30. Bruce Shapiro, Executive Director, Dart Center for Journalism and Trauma and Adjunct Professor of Journalism, Columbia Journalism School
  31. Carlos Eduardo Huertas, Director, CONNECTAS
  32. Caroline Nursey OBE, Chief Executive Officer, BBC Media Action
  33. Caroline Brown, member, Brighton & Hove Liberal Democrats
  34. Catarina Carvalho, Founder and editor, Mensagem de Lisboa
  35. Charlie Beckett, Director, Polis, LSE
  36. Charlotte Lindberg, Editor/host, Yle (Finnish broadcasting company)
  37. Cherilyn Ireton, Executive Director, World Editors Forum, WAN-IFRA
  38. Claudia Julieta Duque, Journalist, Radio Nizkor
  39. Courtney Radsch, Tech and media policy expert
  40. Daniela Pinheiro, Columnist, UOL
  41. Darrin Zammit Lupi, Contractor Photographer, Reuters
  42. David Hoffman, Founder of Internews and Chairman Emeritus of GFMD, Internews
  43. Dilfuza Mirzakhmedova, Director, MediaDataLab
  44. Dmytro Tuzov, host “Radio NV”
  45. Elisabeth Fondren, Assistant Professor of Journalism, St. John’s University New York
  46. Elodie Vialle, Affiliate, Berkman Klein Center for Internet and Society (Harvard)
  47. Emre Kızılkaya, Editor of Journo.com.tr and chair of IPI Turkey.
  48. Erick Torrico, Coordinator of Democratic Communication Project, UNIR Bolivia Foundation
  49. Fergus Bell, CEO, Fathm
  50. Floriana Bulfon, Freelance Journalist
  51. Francesca Milano,Chora Media
  52. Francesco Filippi, Historian, Fondazione Museo Storico del Trentino
  53. Francesco Zaffarano, Editor-in-chief, Will Media
  54. François Nel, Reader in Media Innovation, University of Central Lancashire
  55. Gabriela Preda, Freelance Journalist
  56. Giangiacomo Ceresara, Communication Specialist, Arriva (Deutsche Bahn)
  57. Gian-Paolo Accardo, Editor-in-chief, Voxeurop
  58. Gilles Demptos, Director for Asia-Pacific, Asian American Journalists Association (AAJA-Asia)
  59. Giulia Blasi, Freelance writer
  60. Grazia Li Greci, Content Specialist, K-agency
  61. Gypsy Guillén Kaiser, Advocacy and Communications Director, Committee to Protect Journalists (CPJ)
  62. Heather Bakken, President, World Press Freedom Canada
  63. Ilie Pintea, War Correspondent, Radio România Actualități
  64. India Bouquerel, Editor-in-chief, Live Magazine
  65. Ingrid Hassler, Senior Producer (retired), BBC News
  66. Iryna Savchenko, Program manager regional, Internews
  67. Isabelle Roughol, Founder, Borderline
  68. Ivan Sigal, Executive Director, Global Voices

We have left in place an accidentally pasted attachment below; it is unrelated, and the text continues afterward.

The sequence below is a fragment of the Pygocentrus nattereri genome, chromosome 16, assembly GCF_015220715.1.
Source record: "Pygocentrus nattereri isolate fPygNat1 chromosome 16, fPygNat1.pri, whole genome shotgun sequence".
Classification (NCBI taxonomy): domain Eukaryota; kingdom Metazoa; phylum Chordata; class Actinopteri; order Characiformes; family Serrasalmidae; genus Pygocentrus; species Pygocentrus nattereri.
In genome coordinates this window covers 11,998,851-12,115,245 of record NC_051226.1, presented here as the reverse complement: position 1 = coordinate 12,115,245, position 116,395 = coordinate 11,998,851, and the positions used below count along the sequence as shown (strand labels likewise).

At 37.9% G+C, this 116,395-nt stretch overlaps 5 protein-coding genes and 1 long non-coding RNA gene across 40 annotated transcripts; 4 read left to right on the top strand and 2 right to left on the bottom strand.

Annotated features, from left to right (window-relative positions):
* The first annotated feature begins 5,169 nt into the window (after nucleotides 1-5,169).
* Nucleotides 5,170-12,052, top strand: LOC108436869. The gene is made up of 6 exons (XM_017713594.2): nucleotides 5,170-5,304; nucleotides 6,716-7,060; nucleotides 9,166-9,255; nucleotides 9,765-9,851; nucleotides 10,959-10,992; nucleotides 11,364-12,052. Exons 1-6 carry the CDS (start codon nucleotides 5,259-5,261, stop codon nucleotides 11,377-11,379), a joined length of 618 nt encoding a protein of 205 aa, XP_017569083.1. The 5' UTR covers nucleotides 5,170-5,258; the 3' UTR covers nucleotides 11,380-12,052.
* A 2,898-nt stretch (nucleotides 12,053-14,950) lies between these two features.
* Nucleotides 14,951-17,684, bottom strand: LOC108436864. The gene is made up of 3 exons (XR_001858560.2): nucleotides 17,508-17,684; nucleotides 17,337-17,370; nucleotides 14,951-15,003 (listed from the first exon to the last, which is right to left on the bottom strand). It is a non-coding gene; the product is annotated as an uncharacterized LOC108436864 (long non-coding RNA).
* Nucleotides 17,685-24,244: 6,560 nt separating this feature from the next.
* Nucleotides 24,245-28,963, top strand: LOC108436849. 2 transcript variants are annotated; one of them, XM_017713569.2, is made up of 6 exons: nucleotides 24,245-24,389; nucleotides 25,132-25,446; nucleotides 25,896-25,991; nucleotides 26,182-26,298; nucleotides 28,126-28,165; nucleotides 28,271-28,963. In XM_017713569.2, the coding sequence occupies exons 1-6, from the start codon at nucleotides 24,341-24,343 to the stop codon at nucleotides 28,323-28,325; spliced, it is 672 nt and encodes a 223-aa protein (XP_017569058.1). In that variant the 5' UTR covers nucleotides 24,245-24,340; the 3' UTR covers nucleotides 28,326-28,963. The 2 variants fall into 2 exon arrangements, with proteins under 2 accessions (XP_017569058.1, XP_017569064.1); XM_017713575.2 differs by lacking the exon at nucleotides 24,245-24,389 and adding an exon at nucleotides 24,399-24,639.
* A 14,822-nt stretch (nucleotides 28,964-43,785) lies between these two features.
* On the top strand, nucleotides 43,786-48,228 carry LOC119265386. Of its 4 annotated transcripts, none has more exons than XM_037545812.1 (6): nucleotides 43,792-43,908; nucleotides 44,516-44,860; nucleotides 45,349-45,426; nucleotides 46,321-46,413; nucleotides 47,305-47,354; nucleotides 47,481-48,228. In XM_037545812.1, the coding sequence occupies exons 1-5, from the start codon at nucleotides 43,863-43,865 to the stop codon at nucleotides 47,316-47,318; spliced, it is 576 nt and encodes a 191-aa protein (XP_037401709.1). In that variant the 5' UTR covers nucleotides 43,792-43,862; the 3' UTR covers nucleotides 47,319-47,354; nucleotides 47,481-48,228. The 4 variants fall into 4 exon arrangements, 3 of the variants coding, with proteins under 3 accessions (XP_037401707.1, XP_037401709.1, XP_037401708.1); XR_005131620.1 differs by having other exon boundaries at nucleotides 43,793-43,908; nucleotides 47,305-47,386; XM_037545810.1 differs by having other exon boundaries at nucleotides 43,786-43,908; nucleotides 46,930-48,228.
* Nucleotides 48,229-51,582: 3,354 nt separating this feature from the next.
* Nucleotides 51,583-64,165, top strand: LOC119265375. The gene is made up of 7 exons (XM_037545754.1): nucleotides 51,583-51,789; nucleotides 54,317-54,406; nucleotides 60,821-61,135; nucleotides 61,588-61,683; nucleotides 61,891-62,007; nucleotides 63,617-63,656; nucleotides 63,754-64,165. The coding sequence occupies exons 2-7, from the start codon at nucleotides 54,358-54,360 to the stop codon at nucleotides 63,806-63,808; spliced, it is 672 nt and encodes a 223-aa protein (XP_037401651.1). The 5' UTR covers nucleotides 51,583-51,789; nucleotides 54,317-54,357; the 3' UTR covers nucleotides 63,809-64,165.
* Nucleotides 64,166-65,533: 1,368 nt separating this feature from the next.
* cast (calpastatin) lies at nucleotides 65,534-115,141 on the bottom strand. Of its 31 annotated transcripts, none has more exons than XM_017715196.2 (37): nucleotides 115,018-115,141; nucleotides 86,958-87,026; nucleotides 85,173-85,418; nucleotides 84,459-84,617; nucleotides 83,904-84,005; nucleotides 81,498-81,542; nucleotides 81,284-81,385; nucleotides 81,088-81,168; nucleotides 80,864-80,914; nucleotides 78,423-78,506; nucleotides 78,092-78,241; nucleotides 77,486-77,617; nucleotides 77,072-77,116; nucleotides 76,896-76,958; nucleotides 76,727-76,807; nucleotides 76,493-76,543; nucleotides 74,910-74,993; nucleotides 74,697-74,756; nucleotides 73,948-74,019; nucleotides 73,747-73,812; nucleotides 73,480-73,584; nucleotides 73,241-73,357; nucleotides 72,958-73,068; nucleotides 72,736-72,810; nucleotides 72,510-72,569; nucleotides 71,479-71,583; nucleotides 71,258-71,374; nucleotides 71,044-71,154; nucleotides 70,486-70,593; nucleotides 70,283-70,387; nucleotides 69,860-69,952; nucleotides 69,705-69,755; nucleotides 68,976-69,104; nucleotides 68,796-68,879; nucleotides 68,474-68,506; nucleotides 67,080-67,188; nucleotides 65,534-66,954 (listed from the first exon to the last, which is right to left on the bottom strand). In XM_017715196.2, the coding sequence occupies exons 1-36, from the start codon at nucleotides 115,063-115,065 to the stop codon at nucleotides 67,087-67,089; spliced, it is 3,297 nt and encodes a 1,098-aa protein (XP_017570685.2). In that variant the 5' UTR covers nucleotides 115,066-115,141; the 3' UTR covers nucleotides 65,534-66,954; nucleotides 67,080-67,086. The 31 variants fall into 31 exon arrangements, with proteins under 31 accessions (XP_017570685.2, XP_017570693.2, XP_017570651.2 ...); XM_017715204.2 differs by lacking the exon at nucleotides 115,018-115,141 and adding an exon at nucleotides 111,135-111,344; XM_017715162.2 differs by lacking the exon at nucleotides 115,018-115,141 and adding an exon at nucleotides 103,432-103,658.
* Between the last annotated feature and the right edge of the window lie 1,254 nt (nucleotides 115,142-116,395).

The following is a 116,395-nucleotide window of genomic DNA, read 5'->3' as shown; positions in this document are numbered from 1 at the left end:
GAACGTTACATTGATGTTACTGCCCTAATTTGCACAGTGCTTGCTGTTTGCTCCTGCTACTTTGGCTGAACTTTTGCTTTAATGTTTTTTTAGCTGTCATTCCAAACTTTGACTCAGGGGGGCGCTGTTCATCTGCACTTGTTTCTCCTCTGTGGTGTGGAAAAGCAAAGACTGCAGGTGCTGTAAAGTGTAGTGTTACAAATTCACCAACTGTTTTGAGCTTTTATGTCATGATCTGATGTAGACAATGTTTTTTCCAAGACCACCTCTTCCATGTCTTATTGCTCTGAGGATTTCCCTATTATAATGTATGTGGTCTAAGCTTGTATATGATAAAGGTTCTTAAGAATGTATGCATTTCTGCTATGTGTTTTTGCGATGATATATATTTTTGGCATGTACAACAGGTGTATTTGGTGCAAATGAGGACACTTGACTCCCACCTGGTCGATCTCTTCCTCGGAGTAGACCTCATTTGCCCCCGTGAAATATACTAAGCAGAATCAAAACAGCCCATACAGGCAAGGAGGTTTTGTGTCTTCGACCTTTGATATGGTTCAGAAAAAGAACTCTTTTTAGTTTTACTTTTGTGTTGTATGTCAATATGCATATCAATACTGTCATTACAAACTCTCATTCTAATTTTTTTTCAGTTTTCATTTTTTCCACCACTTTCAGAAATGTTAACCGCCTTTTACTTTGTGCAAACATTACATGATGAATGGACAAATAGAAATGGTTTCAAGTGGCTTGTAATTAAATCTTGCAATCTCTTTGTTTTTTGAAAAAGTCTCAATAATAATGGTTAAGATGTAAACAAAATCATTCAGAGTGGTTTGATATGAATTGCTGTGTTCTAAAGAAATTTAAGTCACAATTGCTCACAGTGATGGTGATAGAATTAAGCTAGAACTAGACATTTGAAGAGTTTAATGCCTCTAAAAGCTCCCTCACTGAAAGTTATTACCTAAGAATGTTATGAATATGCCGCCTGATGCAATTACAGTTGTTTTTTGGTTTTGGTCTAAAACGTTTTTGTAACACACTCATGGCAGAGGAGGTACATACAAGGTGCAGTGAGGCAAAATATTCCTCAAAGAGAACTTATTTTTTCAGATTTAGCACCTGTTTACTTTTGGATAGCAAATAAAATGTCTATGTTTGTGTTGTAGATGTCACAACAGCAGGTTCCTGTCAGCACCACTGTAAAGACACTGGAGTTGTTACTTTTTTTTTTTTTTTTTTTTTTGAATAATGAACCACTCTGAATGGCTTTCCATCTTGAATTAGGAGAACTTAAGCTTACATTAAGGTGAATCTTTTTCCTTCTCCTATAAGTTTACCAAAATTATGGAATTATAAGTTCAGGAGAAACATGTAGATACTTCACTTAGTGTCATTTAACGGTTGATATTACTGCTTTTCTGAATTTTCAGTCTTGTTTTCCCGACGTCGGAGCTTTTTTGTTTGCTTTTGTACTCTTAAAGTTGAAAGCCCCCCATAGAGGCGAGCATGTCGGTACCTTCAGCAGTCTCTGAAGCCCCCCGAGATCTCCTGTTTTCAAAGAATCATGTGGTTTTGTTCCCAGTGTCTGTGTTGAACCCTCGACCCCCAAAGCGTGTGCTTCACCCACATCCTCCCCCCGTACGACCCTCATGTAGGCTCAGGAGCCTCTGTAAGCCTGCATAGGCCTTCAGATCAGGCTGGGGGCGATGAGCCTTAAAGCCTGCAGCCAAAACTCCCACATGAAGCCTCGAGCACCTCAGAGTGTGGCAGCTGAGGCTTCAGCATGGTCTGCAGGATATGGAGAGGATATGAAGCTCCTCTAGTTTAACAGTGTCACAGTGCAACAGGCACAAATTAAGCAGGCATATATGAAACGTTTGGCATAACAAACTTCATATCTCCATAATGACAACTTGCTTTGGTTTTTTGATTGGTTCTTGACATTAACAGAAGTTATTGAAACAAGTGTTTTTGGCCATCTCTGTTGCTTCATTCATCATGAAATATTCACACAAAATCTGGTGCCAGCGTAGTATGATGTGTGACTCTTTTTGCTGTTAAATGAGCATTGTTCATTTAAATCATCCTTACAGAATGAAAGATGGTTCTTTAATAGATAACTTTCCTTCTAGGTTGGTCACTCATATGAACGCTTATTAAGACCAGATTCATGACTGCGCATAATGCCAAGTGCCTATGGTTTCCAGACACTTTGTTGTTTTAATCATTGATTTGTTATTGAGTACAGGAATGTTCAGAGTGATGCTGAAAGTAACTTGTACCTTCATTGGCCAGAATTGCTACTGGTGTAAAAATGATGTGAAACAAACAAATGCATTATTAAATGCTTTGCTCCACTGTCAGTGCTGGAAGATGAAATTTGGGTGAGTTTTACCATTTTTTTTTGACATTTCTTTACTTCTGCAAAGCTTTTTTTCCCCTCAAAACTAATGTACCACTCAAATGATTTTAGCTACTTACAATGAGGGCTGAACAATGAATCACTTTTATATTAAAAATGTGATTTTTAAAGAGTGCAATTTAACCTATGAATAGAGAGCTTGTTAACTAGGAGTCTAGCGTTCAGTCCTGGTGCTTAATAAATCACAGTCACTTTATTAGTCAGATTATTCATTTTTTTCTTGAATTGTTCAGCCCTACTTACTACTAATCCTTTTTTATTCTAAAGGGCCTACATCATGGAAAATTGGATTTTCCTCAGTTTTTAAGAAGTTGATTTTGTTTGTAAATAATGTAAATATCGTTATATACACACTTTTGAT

69. Jakub Parusinski, Editor, The Fix Media
  70. James Ball, Global Editor, The Bureau of Investigative Journalism
  71. Jane Fieldsend, Member, New Europeans
  72. Jeanette Seiffert, Coordinator Media Development, DW Academie
  73. Jeffrey Hansell, Executive Director, Belmont Community Media Center
  74. Jennifer Ellis, Director, YW Ltd.
  75. Jessica Ní Mhainín, Policy and Campaigns Manager, Index on Censorship
  76. Jeremy Druker, Executive Director and Editor in Chief, Transitions
  77. Joanna Krawczyk, President of the Board, Gazeta Wyborcza Foundation / Ukrainian Media Fund
  78. John Crowley, Freelance journalist, Independent
  79. Jon Williams, Managing Director, RTÉ News
  80. Jorge Luis Sierra, President, Border Center for Journalists and Bloggers
  81. Joris van Duijne, Executive Director, Zamaneh Media
  82. José Luis Benítez, Independent, Independent media and journalism researcher
  83. Juleyka Lantigua, Founder/CEO, LWC Studios
  84. Dr Julie Posetti, Global Director of Research, ICFJ
  85. Juliet Lodge, Women4europe
  86. Lars Tallert, Head of Policy, Fojo Media Institute
  87. Leli Bibilashvili, Associate Dean, The University of Georgia
  88. Line Wolf Nielsen, Communication Advisor, IMS
  89. Lucy Ekadu, President, Uganda Journalist Union (UJU)
  90. Luis Menéndez, International Delegate, Federación de Asociaciones de Periodistas de España (FAPE)
  91. Joseph Kamanda, Editor, Forum Newspaper SL
  92. Kathy English, Chair of Board, Canadian Journalism Foundation
  93. Kristian Porter, CEO, Public Media Alliance (PMA)
  94. Luc Steinberg, Head of operations, Media Diversity Institute (MDI)
  95. Marina Constantinoiu, Project Coordinator, EditiaDeDeminieata.ro
  96. Marina Walker Guevara, Pulitzer Center
  97. Mary Myers, independent researcher and media consultant
  98. Mae Azango, New Narratives and Front Page Africa
  99. Marcelo Rech, Journalist, President, Brazilian Newspaper Association (ANJI)
  100. Maria Laura Franciosi, Journalist, Ossigeno.info
  101. Maria Toghina, Journalist, Radio Romania